ARTISTS

Guy Capecelatro III

Guy Capecelatro III
DISCOGRAPHY

Guy Capecelatro III Travels Down The Lonesome Highway For His Latest Effort North For The Winter

Capecelatro and His Extended Circle of Musical Friends Produce an Intimate, Cinematic Sound on The Album’s 18 Tracks

Guy Capecelatro III is an enigmatic musician, a prolific singer and songwriter who tends to shun the spotlight, despite his contributions to an ongoing list of bands that includes Unbunny, Two Ton Santa, Beekeeper, and The Buckets. He also has more than a dozen solo efforts to his name, albums that include everything from country to metal, murder ballads to found sound.

Capecelatro traveled through 47 states with his hippie mother before he started grammar school. “When I was six, my mom sent me back to my dad. I had no shoes and flew by myself. My mom asked some women she saw getting on the flight to watch me on the plane.” Later on, he crossed the nation seven times on his own, both in touring bands and as a wandering troubadour. “The places I’ve lived and the people I’ve seen are an intricate piece of the songs I write,” he says.

After his wild childhood, Capecelatro had a relatively normal adolescence. He started playing guitar and writing songs in junior high, but was reluctant to share them, even with friends. “You have to write a lot of derivative songs before you start writing your own,” he explains. Once he found his voice, he never stopped composing – songs, poems, short stories and prose. Over the years he’s been a dishwasher, lifeguard, busboy, dock builder, record reviewer, painter, cook, chimney sweep and mason. Today, he runs a landscaping business, writes books, and hosts a show on WSCA radio, called Writers in the Round. “I bring in writers and musicians and we talk, read from books and play songs, all live. I don’t like to repeat songs, so I’ve played 300 originals in the past five years. It keeps me writing and makes every show fresh.”

The prolific artist is going to put together a group of friends for a springtime tour to take the music of North For The Winter on the road. He’s also putting together a few videos for the album, but is intent on keeping his profile low. “My lack of real desire for success has enabled me to continue to enjoy writing, playing music and collaborating with my friends. I’m as satisfied recording alone in my attic as I am on stage and that’s a great thing.”

Capecelatro currently lives in Portsmouth, NH, a small town with a vibrant music community. “I enlisted 30 musicians for North for the Winter and they all donated their time to help realize the album. There’s a lot of cross-pollinating across a variety of bands and genres here, without the petty competition that tends to drag down a lot of scenes.”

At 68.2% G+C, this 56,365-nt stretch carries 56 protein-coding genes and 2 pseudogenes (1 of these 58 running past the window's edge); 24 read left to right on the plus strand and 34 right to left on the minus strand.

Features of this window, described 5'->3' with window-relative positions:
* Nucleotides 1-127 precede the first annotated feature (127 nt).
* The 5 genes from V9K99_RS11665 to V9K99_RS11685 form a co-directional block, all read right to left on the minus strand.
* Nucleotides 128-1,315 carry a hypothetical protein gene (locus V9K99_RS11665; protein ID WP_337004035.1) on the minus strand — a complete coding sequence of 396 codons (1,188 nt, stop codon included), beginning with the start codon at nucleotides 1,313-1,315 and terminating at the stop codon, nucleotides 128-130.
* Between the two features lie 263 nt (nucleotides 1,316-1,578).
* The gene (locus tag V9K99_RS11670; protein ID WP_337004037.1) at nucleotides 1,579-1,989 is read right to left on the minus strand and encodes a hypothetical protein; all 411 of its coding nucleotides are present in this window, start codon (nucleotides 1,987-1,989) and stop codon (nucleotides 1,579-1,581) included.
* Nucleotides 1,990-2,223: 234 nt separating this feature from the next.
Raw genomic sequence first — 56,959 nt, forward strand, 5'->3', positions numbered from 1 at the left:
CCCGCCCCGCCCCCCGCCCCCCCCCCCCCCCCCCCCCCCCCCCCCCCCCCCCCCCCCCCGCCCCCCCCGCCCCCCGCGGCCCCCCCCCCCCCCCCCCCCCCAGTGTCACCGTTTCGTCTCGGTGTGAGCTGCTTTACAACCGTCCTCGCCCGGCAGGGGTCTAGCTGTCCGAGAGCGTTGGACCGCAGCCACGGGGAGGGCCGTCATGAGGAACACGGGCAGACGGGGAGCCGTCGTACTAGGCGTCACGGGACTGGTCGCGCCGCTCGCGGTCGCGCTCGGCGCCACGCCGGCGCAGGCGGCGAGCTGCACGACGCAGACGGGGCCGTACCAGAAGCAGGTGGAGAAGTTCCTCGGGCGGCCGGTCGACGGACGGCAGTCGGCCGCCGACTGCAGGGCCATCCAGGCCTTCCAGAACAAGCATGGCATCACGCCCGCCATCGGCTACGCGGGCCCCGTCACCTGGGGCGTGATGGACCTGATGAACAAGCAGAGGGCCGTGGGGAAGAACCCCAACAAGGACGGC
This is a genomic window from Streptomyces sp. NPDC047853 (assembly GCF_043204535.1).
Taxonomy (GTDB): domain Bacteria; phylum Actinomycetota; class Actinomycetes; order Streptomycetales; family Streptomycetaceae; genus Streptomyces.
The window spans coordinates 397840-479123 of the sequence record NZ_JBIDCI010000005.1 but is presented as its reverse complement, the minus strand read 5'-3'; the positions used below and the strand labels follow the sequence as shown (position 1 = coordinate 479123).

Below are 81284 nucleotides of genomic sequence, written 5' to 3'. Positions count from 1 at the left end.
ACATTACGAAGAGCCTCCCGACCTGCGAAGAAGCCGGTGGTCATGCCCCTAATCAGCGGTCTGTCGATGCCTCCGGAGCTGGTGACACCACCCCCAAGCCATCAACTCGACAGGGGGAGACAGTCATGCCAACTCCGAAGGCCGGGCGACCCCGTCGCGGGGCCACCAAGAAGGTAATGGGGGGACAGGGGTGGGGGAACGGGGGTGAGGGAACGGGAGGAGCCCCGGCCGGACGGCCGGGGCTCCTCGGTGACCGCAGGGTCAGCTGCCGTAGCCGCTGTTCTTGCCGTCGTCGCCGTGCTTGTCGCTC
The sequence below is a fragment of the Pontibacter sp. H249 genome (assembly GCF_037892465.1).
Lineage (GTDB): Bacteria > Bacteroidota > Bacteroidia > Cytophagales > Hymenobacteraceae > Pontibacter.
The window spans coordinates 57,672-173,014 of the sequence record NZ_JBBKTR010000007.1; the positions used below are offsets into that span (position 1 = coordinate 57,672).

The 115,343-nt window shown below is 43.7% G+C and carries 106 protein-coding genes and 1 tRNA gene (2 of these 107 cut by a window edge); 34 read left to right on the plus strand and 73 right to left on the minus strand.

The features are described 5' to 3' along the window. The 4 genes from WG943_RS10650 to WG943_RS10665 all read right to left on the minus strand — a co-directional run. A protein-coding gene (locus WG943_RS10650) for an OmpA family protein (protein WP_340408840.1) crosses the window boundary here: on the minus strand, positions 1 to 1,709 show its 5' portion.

The album was recorded in three days, with musicians flowing in and out of the large gymnasium where it was recorded. “My friend Djim Reynolds worked as a caretaker on the estate of a rich old woman named Louise Doyle in Loeminster, Massachusetts,” Capecelatro explains. “Djim produced albums for Jason Anderson and Tigersaw there. I loved the way they sounded; the ambience of the room became a big part of the recordings.”

Most of North For The Winter was cut live, in three days of marathon sessions, with musicians coming and going. “The basic tracks were done in a whirlwind process that wasn’t as thought out as I’d imagined. We recorded 50 songs in cacophonic chaos, then fleshed out the ones that came out best. Arrangements were done on the fly, everyone contributing to the give and take, no preconceived notions. We gave every song what it seemed to warrant.”

Despite the controlled pandemonium of the sessions, North For The Winter has a cohesive sound, 18 sharp vignettes full of musical and lyrical surprises. Musical saw, singing bowls and bouzouki compliment the usual line-up of guitar, bass and drums for a cinematic take on Americana marked by Capecelatro’s subliminal melodies and erudite lyrics.

The eerie sound of musical saw intensifies the grief of “Like Anything,” a gentle portrait of an imploding relationship. Capecelatro’s whispered vocal conveys a world of pain and resignation with its quiet intensity. “Switch” is the story of a serial killer’s last stand and through the subject matter is grim, the song shines a compassionate light on the life of both the killer and victim. Lap steel and organ add understated drama to a scenario that manages to be strangely uplifting. Churchy organ chords add an ironic solemnity to “Girlfriends,” a love letter to lost love filled with regret and relief. “Joe the Sailor” is a folk ballad sung by a son to his dysfunctional father, a detective that meets an untimely end because of his habit of shaking down hookers. A mournful banjo and hissing brushes on a snare drum set the tone for this tragic tale, a meditation on the weaknesses that are passed down through the generations. The album’s welcoming measured tempo allows North For The Winter to weave a subtle, hypnotic spell that draws you deep into the melancholic worlds Capecelatro creates with his music.

“With a unique sense of songwriting, he utilizes assorted instrumentation, a rotating group of singers, and folk storytelling to create off kilter songs. Citing influences that include authors as well as musicians, Guy views his writing as fiction or stories that ‘end up being bull-dogged into songs.’” – NPR Second Stage

comments powered by Disqus